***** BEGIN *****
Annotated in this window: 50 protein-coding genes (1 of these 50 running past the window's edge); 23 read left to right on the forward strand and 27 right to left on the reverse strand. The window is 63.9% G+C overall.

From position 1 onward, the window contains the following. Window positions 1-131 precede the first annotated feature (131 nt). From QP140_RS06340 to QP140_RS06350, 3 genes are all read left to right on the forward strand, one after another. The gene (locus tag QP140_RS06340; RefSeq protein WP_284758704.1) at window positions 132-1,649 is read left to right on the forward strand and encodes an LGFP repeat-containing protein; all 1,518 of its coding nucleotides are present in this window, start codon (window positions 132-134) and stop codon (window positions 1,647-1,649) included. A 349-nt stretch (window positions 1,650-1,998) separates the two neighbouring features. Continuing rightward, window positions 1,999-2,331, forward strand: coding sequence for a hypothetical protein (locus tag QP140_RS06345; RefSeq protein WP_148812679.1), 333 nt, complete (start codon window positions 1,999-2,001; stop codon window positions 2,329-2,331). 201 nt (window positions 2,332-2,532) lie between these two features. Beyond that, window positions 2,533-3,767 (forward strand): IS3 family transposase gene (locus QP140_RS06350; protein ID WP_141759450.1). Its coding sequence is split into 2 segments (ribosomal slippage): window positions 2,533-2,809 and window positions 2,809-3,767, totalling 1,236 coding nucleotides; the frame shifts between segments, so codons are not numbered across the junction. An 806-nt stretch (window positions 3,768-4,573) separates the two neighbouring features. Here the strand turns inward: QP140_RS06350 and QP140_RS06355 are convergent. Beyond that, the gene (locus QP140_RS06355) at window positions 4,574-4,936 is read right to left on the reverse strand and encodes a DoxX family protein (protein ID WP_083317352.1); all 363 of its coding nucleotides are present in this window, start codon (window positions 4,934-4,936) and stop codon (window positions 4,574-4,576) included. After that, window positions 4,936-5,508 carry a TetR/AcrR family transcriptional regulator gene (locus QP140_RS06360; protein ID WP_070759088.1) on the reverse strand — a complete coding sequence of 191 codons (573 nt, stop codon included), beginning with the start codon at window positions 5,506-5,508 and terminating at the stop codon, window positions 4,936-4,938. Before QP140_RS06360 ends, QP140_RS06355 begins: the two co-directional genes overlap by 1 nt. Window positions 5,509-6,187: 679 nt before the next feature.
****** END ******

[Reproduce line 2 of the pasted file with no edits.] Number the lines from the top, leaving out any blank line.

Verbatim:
From position 1 onward, the window contains the following. Window positions 1-131 precede the first annotated feature (131 nt). From QP140_RS06340 to QP140_RS06350, 3 genes are all read left to right on the forward strand, one after another. The gene (locus tag QP140_RS06340; RefSeq protein WP_284758704.1) at window positions 132-1,649 is read left to right on the forward strand and encodes an LGFP repeat-containing protein; all 1,518 of its coding nucleotides are present in this window, start codon (window positions 132-134) and stop codon (window positions 1,647-1,649) included. A 349-nt stretch (window positions 1,650-1,998) separates the two neighbouring features. Continuing rightward, window positions 1,999-2,331, forward strand: coding sequence for a hypothetical protein (locus tag QP140_RS06345; RefSeq protein WP_148812679.1), 333 nt, complete (start codon window positions 1,999-2,001; stop codon window positions 2,329-2,331). 201 nt (window positions 2,332-2,532) lie between these two features. Beyond that, window positions 2,533-3,767 (forward strand): IS3 family transposase gene (locus QP140_RS06350; protein ID WP_141759450.1). Its coding sequence is split into 2 segments (ribosomal slippage): window positions 2,533-2,809 and window positions 2,809-3,767, totalling 1,236 coding nucleotides; the frame shifts between segments, so codons are not numbered across the junction. An 806-nt stretch (window positions 3,768-4,573) separates the two neighbouring features. Here the strand turns inward: QP140_RS06350 and QP140_RS06355 are convergent. Beyond that, the gene (locus QP140_RS06355) at window positions 4,574-4,936 is read right to left on the reverse strand and encodes a DoxX family protein (protein ID WP_083317352.1); all 363 of its coding nucleotides are present in this window, start codon (window positions 4,934-4,936) and stop codon (window positions 4,574-4,576) included. After that, window positions 4,936-5,508 carry a TetR/AcrR family transcriptional regulator gene (locus QP140_RS06360; protein ID WP_070759088.1) on the reverse strand — a complete coding sequence of 191 codons (573 nt, stop codon included), beginning with the start codon at window positions 5,506-5,508 and terminating at the stop codon, window positions 4,936-4,938. Before QP140_RS06360 ends, QP140_RS06355 begins: the two co-directional genes overlap by 1 nt. Window positions 5,509-6,187: 679 nt before the next feature.